Upending the somewhat blasé energy exhibited by Drake on the original, Boogey’s remix brings a snarl to give his words bite over the laid-back beat. In similar fashion as J. Cole’s “False Prophets,” Boogey questions the legitimacy of 5 Naija rappers usually named in goat debates, using an “if the shoe fits” type of writing.
I looked up to false prophets, most of my idols lying/
Separate the truth from the lies, I rip out the bible spine/
They used to kill every verse, it was graphic by design/
Now attention seeking is how they shine
On the joint which has wowed a lot of listeners, the subliminals are scarcely disguised giving the listeners more clues than a treasure hunter would usually be afforded. But Boogey wouldn’t be nicknamed “the brain” if he didn’t tangle up some things in a bid to send fans on a wild goose chase, and chase they have, with a couple of theories running around twitter.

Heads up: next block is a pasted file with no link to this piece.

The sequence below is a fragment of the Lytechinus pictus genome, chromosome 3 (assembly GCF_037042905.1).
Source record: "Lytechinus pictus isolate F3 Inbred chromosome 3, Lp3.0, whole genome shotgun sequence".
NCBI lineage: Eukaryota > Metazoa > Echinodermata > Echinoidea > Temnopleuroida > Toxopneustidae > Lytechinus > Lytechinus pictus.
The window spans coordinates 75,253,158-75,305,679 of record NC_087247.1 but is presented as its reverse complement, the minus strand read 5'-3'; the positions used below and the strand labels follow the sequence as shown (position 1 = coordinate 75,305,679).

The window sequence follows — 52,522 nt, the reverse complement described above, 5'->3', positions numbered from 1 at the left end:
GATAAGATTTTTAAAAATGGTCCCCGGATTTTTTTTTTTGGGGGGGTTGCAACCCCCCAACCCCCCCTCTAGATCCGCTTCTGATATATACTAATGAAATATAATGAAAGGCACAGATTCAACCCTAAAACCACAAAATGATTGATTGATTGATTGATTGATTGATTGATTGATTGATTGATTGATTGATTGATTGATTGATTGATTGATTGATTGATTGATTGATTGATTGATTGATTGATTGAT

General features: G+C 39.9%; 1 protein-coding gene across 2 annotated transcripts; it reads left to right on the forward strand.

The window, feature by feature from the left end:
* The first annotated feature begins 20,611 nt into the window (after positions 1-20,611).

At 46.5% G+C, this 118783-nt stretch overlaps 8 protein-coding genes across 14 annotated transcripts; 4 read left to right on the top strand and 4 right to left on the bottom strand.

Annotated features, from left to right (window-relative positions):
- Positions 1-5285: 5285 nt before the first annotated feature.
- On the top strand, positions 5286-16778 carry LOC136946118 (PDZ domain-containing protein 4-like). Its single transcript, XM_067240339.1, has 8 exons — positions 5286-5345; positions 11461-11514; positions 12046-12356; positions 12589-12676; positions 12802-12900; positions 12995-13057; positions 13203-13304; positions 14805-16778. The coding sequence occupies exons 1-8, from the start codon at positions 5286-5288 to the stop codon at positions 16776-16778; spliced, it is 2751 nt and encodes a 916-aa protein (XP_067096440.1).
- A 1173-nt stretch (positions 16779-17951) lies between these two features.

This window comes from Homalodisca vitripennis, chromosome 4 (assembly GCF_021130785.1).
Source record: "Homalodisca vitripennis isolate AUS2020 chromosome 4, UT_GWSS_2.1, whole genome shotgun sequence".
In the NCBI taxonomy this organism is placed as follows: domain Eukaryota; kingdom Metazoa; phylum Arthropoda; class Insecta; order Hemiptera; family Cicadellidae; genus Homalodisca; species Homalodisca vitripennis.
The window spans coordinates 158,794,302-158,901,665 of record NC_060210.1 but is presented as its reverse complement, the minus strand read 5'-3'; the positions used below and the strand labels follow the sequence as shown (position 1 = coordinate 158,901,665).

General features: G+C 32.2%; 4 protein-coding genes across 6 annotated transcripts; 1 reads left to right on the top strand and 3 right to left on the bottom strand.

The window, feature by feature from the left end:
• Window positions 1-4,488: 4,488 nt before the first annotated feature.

With immense help from fellow FilterFree scribe Ehis Combs who cracked it and in the order they come up on “Diplomatic Immunity (remix)”, here are the 5 rappers we believe Boogey is sending early Valentine’s day cards with a couple of words in them.
Releasing just two albums – of which his sophomore C.E.O (Chief Executive Omo-Ita) was the only impactful album – before his unexpected passing (R.I.P 🙏🏽 ) the brief span of Dagrin’s career is what Boogey questions in sizing up the GOAT claims many fans have hailed Dagrin with. Even though Boogey could not understand a word, he obviously has massive respect for what Dagrin achieved (“I couldn’t understand a word but the impact is impressive/I’m guessing he was on some real shit”), but the light-skinned emcee believes Dagrin’s death was the embellishing catalyst for the high pedestal he’s been placed on, “wonder if they called him a legend ‘cos he died,” Boogey thinks out loud. Yardsticks differ, but longevity always find a way to sneak in during goat, except in the case of rappers dying at their prime, a lot of us somehow become double standards connoisseurs. Boogey’s clear-eyed observation loudly proclaims a different perspective, one that has been hushed around by few in a bid to keep the online trolls aways. Boogey doesn’t care about trolls then, I think.